Trademarks

/Trademarks

What Good is a Trademark Registration on the Supplemental Register?

By Chuck Knull There are two "registers" for federal trademarks, the Principal Register and the Supplemental Register.  The Principal Register is what most everyone shoots for when they apply for a trademark registration.  A registration on the Principal Register has more substance--It carries an immediate presumption that the trademark is distinctive as used on the goods or services covered by the registration.   Presumptions are good things when you go to enforce your trademark. Some trademarks, however, are too descriptive to be allowed registration on the Principal Register.  In other words, the marks describe elements of the goods or services covered, without being the only way to describe such goods or services.  For example, "Cooperstown Wine and Cheese Shop" could be a descriptive trademark for a wine and cheese store in Cooperstown, New York (if New York law permitted wine and cheese to be sold in the same store, which, [...]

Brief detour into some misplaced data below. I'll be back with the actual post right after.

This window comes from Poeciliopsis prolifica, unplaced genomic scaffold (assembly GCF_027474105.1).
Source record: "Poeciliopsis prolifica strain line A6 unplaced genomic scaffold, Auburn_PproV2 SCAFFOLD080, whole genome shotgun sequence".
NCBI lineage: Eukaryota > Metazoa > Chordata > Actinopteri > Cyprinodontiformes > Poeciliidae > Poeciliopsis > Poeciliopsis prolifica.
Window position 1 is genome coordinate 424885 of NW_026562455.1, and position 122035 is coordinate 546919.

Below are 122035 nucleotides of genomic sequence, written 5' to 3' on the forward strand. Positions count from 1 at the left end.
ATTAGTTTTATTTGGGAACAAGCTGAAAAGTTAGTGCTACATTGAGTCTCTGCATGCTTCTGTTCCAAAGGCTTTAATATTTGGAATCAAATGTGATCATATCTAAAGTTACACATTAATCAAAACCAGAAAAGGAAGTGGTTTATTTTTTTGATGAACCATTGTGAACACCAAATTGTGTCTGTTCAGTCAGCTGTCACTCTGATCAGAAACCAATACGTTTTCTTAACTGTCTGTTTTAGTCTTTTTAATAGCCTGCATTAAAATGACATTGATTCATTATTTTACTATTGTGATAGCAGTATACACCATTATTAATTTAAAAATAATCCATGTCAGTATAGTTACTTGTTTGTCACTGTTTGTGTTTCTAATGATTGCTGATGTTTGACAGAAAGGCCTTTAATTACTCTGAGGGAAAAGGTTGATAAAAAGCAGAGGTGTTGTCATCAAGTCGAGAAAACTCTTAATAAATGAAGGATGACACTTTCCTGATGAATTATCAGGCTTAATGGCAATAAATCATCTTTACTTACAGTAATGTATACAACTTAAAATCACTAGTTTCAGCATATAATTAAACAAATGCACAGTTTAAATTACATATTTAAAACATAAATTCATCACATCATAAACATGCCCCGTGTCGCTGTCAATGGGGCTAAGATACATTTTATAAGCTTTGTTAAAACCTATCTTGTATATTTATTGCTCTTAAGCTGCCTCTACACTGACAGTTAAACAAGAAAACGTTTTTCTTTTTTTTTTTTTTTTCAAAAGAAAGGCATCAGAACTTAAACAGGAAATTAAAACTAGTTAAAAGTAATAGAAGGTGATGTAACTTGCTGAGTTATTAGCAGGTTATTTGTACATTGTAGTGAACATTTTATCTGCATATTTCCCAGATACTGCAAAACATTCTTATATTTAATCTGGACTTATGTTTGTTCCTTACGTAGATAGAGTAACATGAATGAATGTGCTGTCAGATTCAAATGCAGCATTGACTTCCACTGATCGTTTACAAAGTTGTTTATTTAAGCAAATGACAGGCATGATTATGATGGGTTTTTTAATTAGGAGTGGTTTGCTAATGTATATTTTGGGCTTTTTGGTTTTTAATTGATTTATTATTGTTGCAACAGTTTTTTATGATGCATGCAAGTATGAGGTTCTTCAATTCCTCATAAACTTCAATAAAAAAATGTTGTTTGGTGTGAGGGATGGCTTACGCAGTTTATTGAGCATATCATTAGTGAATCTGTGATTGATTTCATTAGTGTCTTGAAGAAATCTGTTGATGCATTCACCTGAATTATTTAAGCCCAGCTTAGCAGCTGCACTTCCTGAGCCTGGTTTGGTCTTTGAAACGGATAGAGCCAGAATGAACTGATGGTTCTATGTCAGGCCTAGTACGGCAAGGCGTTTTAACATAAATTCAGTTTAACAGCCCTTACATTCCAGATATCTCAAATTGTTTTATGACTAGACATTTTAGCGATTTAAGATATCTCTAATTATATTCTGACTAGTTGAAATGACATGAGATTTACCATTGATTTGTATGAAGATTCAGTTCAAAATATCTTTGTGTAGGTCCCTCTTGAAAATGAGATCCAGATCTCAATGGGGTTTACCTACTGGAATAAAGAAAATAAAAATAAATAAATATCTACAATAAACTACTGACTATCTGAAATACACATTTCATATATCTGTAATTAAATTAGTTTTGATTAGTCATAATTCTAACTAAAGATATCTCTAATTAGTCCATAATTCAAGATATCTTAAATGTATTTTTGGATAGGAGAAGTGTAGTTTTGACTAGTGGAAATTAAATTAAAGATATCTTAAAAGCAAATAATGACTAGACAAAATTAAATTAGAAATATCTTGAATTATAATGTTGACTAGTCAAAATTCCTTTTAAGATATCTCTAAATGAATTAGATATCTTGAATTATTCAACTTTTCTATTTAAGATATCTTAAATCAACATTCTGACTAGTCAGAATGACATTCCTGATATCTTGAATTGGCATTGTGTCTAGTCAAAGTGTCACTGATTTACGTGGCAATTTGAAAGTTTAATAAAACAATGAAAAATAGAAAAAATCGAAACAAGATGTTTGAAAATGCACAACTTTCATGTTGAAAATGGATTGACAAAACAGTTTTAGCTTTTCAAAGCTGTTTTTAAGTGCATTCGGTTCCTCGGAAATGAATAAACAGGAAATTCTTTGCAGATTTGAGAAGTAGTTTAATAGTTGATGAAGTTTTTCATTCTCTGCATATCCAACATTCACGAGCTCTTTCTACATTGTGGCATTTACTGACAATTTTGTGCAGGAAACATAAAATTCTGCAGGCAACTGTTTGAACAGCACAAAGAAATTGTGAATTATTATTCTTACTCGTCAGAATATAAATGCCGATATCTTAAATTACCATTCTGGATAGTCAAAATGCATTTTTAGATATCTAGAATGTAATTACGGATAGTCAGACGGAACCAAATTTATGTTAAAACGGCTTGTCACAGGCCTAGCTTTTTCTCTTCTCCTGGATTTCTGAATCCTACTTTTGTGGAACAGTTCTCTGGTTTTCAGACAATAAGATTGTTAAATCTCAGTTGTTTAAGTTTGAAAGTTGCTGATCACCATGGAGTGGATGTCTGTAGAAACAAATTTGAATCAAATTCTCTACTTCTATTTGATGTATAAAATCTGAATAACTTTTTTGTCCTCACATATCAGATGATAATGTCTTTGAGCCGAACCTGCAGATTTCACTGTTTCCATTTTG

By | 2018-01-18T09:49:33+00:00 October 6th, 2017|Categories: |Tags: , , , , |Comments Off on What Good is a Trademark Registration on the Supplemental Register?

Trademark SCAM ALERTS

By Chuck Knull Trademark Scam Alert Scam artists are once again on the prowl to clip trademark owners who like to pay bills for useless services or who overreact to letters and emails telling them that their trademarks are in jeopardy.  We have already received a bunch of inquiries from out clients about letters and emails they have received that either offer some extra service regarding their trademarks or imply that we, as their trademark attorneys, have missed deadlines that will cause the loss of the trademarks. When we file trademarks for our clients, the filing information is publicly available at the U.S Patent and Trademark Office.  This means that our name and address is listed as Attorney of Record and the name and address of the trademark owner is also available. Legitimate concerns know to contact the attorney of record about the given trademark. People with illegitimate [...]